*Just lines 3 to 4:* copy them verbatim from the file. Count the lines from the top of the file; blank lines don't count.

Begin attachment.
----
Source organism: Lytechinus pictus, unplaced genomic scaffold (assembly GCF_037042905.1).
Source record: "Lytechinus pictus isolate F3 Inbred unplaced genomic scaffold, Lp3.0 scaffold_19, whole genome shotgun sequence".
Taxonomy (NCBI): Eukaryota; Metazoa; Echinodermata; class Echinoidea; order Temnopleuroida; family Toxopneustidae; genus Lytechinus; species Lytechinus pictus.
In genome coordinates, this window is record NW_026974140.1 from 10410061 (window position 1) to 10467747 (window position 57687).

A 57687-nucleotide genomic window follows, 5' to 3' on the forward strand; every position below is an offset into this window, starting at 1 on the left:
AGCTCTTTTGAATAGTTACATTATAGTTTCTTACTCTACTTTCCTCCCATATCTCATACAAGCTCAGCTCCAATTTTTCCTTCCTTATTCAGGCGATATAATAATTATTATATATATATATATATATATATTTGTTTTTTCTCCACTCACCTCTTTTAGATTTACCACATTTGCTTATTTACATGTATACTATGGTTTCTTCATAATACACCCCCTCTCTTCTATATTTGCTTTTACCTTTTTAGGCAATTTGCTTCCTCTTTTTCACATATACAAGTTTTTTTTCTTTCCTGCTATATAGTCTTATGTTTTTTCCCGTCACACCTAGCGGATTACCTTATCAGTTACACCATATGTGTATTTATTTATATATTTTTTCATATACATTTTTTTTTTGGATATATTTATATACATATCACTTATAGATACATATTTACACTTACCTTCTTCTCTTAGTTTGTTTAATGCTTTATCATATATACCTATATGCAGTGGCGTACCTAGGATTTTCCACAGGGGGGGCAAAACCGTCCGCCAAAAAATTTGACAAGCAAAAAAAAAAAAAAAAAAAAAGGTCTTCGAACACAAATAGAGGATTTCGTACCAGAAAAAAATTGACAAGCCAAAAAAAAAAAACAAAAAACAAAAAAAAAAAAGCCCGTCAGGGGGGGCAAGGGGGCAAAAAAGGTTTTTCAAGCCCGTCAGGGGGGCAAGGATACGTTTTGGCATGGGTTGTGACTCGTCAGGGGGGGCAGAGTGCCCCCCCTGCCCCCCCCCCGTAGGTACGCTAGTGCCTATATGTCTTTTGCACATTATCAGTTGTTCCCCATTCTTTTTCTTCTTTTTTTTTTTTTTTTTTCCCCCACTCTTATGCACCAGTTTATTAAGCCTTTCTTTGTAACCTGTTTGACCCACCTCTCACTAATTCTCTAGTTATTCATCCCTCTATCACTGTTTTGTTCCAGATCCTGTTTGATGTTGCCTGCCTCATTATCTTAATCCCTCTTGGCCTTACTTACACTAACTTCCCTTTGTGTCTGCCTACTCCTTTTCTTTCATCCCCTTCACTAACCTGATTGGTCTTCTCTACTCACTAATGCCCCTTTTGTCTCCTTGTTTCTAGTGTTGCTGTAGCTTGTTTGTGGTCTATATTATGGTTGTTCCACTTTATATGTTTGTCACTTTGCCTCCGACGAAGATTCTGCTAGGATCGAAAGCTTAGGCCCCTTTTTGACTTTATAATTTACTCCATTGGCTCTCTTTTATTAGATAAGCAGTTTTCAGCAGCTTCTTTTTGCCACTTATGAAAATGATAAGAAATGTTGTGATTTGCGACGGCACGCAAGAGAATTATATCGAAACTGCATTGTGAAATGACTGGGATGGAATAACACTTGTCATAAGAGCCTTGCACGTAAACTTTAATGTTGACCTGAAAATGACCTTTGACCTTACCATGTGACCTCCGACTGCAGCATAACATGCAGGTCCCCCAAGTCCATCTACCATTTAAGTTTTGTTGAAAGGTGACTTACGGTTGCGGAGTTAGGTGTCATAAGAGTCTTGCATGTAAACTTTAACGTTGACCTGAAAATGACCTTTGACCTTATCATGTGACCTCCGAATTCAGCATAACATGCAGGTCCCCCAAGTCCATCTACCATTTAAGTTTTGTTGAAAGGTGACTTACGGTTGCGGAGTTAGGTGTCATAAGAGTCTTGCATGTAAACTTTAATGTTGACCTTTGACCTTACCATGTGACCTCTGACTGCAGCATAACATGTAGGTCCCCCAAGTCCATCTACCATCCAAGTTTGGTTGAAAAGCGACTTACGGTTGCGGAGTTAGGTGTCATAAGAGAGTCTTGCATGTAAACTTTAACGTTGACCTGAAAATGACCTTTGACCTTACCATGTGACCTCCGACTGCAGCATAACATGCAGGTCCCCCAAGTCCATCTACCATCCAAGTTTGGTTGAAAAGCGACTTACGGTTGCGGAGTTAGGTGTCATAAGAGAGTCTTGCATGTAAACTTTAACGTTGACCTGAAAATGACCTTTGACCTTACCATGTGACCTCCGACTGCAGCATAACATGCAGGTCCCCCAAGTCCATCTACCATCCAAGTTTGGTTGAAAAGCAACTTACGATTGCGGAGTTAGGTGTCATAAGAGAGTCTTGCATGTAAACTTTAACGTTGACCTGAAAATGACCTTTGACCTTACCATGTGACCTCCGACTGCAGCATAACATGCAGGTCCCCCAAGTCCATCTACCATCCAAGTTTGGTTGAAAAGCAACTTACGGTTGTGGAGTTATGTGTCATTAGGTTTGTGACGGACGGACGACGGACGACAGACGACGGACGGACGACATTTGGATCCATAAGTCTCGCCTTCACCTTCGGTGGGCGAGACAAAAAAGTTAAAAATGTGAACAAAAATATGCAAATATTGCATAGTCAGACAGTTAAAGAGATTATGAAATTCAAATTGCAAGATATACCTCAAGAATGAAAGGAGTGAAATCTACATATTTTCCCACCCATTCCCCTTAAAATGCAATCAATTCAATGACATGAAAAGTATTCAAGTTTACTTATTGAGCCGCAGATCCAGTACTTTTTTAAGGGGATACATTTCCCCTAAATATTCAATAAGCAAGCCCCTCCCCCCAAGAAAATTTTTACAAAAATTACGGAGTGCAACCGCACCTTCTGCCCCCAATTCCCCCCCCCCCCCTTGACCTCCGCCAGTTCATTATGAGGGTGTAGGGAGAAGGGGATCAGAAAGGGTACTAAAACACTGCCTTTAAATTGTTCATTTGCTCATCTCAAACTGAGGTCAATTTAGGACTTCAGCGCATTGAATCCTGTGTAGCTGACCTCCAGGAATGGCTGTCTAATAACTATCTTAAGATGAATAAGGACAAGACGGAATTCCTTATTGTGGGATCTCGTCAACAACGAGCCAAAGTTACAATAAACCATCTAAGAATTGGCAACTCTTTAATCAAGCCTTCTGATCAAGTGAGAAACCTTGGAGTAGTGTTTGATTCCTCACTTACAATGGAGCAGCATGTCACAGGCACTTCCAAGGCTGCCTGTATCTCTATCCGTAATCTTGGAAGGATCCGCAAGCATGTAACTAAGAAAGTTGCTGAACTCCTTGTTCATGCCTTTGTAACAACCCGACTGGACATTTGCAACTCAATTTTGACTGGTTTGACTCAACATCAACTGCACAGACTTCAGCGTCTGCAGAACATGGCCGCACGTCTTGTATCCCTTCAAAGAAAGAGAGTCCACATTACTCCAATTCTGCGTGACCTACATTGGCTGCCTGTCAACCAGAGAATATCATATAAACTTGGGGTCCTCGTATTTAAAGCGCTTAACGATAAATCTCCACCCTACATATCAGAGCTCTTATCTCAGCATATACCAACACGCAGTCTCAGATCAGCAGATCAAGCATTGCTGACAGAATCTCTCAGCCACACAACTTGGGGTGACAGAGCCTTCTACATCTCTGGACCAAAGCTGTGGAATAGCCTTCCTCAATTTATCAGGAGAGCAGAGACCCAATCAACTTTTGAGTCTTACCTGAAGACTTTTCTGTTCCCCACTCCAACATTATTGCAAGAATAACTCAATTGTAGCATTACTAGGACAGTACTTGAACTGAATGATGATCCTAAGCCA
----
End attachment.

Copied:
Taxonomy (NCBI): Eukaryota; Metazoa; Echinodermata; class Echinoidea; order Temnopleuroida; family Toxopneustidae; genus Lytechinus; species Lytechinus pictus.
In genome coordinates, this window is record NW_026974140.1 from 10410061 (window position 1) to 10467747 (window position 57687).